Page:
Islamophobia was invented to silence you.
“A lie gets halfway around the world before the truth has a chance to get its pants on.” – Winston Churchill
Rarely is a statement more apropos than the above quote by Winston Churchill, given the circumstances in which we find ourselves at this exact moment. Just several days ago, a religious extremist entered a cafe in Sydney, Australia, taking over a dozen hostages. 16 hours later, shots were fired, police stormed the building, and three people died.
If I were to ask you what religion this extremist practiced, what would first come to mind? Judaism? Christianity? Hinduism? The likelihood, given the current climate in which we live, is that you would immediately guess Islam—I know I would. And you would be correct. But why do we assume Islamic extremism when we don’t necessarily know it to be the case? What drives that assumption? If I hear about a bombing in a major US city, what causes me to infer Islamic extremism? Is it because I’m a racist? Ask anyone on MSNBC, and they will tell you that my assumptions are Islamophobic. But is that in fact the case?
To understand what drives the Islamic connection, we must first identify what would cause a person to make an assumption in any situation. Certainly, ignorance can be a contributing factor behind assumptions, but generally speaking, one makes assumptions based not on ignorance, but upon a scale of evidence. If I were to make the assumption that my black friend voted for Obama, it would be based on what I have observed in life, and what I know to be the case statistically. 95% of black Americans voted for Barack Obama in 2008, as did 93% in 2012. In this situation, it can be argued with reasonable certainty that my assumption is correct. Given that, what could possibly lead one to make the assumption that a violent attack with radical religious elements was Islamic in nature? The answer is that a preponderance of evidence supports that assumption.
Is it possible that I could be incorrect in my assumption? Certainly. However, given the statistics, my assumption is very likely correct.
According to Joel B. Pollak of Breitbart, over the course of the Sydney siege–as it is being called–the number one trending topic on Twitter was #illridewithyou:
“As a potential terror attack and hostage crisis unfolded in Sydney, Australia, the number one trending topic on Twitter worldwide is “#illridewithyou”—a hashtag created to demonstrate solidarity with Muslims supposedly under greater threat than the hostages.”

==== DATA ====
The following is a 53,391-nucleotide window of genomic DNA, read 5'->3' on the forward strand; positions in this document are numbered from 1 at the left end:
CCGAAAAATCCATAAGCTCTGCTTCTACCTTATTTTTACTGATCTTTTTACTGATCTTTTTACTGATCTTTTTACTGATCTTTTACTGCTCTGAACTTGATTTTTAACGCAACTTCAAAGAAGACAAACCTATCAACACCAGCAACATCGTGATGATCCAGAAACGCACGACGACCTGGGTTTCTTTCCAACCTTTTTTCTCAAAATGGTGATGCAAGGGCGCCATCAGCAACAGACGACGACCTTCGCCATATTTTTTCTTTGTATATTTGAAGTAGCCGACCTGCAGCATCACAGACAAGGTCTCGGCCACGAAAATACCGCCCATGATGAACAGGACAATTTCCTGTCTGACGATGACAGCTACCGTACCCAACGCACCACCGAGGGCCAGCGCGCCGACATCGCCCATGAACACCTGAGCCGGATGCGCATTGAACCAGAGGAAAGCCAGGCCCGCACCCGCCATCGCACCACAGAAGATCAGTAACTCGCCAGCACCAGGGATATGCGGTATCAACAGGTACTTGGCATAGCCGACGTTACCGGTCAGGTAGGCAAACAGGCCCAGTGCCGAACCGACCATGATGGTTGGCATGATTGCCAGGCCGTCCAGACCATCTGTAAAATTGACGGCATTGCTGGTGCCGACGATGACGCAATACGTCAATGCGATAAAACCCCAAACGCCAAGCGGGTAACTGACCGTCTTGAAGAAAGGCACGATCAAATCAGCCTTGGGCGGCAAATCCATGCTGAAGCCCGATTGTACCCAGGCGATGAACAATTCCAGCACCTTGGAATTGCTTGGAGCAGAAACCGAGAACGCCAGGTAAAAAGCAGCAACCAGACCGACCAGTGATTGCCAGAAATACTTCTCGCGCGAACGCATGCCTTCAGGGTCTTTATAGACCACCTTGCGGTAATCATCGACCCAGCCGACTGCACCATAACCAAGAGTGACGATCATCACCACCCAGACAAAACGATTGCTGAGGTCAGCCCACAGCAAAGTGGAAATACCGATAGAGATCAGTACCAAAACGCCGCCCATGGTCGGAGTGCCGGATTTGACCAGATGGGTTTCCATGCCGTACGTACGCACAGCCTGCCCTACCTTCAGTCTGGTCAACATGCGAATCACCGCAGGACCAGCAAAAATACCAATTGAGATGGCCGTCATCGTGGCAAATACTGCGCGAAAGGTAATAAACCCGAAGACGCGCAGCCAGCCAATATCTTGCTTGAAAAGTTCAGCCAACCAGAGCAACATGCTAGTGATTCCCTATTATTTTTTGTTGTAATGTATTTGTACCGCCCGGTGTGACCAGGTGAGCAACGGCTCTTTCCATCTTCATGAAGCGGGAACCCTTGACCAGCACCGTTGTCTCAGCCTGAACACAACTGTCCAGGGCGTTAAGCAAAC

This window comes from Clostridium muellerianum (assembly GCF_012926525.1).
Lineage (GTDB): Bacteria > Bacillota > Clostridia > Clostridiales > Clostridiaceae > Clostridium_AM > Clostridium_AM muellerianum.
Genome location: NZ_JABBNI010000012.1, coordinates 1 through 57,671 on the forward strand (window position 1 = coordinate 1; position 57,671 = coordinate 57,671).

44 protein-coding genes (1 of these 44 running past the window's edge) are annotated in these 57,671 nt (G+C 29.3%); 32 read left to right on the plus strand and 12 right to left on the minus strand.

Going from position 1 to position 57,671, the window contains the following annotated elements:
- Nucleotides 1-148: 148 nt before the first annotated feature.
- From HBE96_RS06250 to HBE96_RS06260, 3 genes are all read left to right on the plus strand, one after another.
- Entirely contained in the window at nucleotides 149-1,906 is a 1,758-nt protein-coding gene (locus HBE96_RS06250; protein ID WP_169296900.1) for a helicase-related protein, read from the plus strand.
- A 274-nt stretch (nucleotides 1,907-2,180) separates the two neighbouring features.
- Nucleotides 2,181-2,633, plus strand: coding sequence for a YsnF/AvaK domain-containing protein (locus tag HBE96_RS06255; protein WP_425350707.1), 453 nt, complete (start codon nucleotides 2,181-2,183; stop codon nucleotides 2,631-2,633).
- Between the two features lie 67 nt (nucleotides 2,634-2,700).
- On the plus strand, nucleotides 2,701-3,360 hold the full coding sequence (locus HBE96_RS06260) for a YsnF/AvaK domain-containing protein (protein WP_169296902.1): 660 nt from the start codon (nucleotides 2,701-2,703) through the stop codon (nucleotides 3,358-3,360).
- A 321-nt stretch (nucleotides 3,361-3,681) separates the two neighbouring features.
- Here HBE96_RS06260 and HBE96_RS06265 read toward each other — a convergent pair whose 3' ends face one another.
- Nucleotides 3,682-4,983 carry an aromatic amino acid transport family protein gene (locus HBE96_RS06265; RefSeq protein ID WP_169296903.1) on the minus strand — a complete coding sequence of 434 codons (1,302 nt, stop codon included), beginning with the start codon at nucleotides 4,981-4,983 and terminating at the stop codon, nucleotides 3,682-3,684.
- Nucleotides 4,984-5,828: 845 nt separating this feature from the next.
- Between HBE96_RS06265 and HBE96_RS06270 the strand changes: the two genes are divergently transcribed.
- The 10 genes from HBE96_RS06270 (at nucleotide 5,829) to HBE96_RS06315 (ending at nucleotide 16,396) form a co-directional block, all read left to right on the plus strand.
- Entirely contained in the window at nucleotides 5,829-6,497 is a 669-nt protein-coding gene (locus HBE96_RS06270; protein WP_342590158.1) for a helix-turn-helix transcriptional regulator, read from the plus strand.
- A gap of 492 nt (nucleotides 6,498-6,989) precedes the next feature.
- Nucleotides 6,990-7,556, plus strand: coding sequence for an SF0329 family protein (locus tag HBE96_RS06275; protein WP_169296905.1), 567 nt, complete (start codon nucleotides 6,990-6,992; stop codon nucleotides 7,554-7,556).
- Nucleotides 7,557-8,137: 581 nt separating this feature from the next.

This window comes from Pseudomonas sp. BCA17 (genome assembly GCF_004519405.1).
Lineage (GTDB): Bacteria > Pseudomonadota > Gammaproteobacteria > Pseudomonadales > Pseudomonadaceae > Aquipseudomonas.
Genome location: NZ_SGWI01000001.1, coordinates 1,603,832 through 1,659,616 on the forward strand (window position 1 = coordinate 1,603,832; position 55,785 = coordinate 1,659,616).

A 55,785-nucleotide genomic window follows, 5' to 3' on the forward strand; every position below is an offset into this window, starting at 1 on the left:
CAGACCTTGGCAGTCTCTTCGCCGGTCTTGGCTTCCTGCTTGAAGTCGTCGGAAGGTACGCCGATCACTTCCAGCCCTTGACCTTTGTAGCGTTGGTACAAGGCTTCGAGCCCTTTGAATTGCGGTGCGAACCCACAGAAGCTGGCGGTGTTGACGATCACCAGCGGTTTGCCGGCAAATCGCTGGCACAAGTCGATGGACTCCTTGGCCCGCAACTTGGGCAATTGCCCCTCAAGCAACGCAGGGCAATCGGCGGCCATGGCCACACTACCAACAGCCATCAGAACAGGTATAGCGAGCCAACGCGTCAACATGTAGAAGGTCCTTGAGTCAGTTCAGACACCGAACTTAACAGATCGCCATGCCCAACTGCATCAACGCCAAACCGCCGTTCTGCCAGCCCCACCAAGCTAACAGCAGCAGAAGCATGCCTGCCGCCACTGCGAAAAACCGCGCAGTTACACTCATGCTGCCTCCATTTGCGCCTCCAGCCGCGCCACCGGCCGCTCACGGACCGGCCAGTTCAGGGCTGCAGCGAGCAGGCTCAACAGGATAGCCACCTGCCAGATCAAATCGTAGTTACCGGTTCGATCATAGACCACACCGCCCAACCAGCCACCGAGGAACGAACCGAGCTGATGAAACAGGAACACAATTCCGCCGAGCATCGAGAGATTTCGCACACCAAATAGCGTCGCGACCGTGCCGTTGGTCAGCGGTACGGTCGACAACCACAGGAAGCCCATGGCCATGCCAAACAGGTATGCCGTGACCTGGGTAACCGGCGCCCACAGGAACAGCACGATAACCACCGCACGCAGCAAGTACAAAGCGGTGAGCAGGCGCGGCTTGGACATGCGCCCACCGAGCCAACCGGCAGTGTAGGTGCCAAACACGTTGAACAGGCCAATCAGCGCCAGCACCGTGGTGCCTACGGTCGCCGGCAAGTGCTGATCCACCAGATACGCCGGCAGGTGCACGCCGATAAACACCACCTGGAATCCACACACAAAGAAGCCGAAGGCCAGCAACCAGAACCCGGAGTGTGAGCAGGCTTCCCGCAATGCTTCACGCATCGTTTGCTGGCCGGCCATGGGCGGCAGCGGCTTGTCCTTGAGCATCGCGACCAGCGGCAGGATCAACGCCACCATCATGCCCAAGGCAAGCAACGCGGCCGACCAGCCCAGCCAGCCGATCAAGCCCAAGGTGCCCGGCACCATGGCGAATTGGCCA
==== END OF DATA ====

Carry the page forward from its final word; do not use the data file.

During the 16 hour crisis, what was foremost on the minds of those tagging posts with #illridewithyou was not the lives of the hostages in the Lindt Cafe, but the reputations of non-radical Muslims around the world. In a vacuum, the sentiment behind the hashtag might be a good one–as Pollak noted in his piece–but given the situation occurring in Sydney, it was absolutely shocking. The western world’s laser focus on stamping out alleged Islamophobia at every turn has taken precedent over reality.
We live in a world in which radical Islamic terrorists murder thousands of innocent people every year. That is a fact. In 2012, radical Islamic terrorists were responsible for over 11,000 deaths worldwide. That is a fact. Members of these terrorist organizations practice what they believe to be pure Islam. That is a fact. Regardless of your opinion on what is, and is not “real” Islam, those who are killing thousands proudly proclaim Islam as their faith. It doesn’t matter if they are not “real,” peaceful Muslims, what matters is that they are killing people.
To rush to the defense of peaceful Muslims every time a radical Muslim perpetrates a violent act against the western world is to claim that people do not possess the intellectual ability to distinguish between what is good, and what is bad. Additionally, it devalues the lives lost to radical Islamic attacks. This behavior removes focus from the root of the problem, and places it elsewhere, which could have severe consequences.
If we are afraid to discuss radical Islam for fear of offending peaceful Muslims, or causing hate, we cannot fully execute a proper defense against what is empirically an interconnected, worldwide threat. If we fail to keep an eye on CAIR (Center for American Islamic Relations)—which has a list of connections to terrorist organizations the likes of which should terrify even the most ardent liberal—because we fear offending Muslims, we are leaving ourselves vulnerable to attack. If we turn a blind eye to the Muslim Brotherhood because we fear offending Mullins, we are ignoring reality. If we refuse to even consider profiling those whose religious affiliation could make them a potential threat because we fear offending Muslims, what’s the point of defending ourselves at all?
It is neither bigoted, nor Islamophobic to call radical Islam what it is: radical. Nor is it wrong to claim, given the statistics, that radical Islam is a pervasive and existential threat to the western world. It is those who would deny reality that place us in harm’s way. We have entered a time in which telling the truth—as George Orwell put it—is a revolutionary act.